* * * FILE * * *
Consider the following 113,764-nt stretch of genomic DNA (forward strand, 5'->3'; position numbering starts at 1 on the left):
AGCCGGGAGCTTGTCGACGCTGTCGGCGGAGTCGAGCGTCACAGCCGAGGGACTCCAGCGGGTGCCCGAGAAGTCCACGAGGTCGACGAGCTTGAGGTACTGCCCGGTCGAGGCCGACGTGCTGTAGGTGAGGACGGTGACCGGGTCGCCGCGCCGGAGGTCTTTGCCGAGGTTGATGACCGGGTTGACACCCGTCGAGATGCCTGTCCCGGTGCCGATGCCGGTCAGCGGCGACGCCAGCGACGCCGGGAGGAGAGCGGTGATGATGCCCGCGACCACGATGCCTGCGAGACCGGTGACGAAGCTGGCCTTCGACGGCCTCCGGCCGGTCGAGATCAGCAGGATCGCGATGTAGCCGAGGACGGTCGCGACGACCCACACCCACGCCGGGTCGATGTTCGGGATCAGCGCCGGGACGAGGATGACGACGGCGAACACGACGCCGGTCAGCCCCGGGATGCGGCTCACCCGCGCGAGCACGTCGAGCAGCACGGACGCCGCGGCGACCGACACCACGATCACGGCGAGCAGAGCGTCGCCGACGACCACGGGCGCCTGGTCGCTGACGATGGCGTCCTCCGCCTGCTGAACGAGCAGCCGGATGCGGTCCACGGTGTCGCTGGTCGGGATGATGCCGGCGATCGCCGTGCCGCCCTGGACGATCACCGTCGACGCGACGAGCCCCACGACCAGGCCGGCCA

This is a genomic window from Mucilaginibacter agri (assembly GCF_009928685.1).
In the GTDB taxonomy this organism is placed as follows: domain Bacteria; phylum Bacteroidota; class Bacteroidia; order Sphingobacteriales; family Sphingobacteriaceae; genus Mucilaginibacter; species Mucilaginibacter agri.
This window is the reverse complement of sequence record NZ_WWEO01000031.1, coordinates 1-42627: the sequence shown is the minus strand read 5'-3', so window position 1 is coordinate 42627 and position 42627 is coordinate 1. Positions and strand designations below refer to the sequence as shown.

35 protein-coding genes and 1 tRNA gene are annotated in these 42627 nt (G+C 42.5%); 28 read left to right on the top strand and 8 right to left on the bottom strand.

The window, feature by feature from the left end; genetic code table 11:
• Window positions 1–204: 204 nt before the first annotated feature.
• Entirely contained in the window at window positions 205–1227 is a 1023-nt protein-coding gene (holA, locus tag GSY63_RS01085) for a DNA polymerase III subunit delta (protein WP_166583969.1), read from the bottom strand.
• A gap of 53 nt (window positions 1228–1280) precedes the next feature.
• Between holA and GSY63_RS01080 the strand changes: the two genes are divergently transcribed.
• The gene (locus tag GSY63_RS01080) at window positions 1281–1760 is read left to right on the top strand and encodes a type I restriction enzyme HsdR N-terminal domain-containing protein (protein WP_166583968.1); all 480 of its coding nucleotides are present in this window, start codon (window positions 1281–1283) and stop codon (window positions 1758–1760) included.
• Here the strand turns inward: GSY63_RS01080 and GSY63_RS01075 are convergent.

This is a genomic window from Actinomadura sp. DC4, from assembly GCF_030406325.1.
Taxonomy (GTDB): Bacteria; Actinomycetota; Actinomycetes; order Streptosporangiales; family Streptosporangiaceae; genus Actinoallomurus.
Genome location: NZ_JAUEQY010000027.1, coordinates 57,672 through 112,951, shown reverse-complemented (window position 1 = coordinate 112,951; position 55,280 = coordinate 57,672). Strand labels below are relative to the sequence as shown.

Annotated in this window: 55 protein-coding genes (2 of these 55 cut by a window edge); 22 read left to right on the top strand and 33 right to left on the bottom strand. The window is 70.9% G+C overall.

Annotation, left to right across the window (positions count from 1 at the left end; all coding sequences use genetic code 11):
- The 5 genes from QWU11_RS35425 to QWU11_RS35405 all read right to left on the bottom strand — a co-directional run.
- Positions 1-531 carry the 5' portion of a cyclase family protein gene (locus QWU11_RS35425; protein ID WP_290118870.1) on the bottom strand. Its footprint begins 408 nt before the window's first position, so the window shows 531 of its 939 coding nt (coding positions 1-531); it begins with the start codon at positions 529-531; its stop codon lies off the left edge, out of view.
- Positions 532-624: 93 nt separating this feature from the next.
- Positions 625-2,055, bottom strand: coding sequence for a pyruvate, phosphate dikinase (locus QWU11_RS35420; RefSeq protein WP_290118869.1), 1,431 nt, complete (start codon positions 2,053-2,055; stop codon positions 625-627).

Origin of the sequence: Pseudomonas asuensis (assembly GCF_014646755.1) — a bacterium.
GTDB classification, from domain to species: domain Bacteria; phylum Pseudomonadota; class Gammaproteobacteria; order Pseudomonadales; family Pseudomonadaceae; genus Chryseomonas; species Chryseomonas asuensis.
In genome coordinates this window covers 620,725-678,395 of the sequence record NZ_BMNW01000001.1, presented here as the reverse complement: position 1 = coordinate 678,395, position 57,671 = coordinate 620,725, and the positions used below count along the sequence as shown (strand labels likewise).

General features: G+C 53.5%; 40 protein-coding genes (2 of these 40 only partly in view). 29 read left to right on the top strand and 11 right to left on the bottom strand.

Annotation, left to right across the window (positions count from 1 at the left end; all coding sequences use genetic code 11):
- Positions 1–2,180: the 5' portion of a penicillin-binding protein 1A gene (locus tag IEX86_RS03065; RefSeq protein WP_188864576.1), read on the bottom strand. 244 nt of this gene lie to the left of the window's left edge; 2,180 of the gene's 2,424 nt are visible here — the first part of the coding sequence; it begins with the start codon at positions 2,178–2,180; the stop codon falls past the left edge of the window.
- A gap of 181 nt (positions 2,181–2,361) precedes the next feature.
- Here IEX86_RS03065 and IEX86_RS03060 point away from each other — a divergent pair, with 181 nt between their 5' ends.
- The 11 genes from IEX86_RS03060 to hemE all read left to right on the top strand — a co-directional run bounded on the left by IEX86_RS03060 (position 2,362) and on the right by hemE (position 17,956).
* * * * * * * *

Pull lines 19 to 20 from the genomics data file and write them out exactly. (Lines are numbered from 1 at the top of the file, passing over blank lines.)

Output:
- The 5 genes from QWU11_RS35425 to QWU11_RS35405 all read right to left on the bottom strand — a co-directional run.
- Positions 1-531 carry the 5' portion of a cyclase family protein gene (locus QWU11_RS35425; protein ID WP_290118870.1) on the bottom strand. Its footprint begins 408 nt before the window's first position, so the window shows 531 of its 939 coding nt (coding positions 1-531); it begins with the start codon at positions 529-531; its stop codon lies off the left edge, out of view.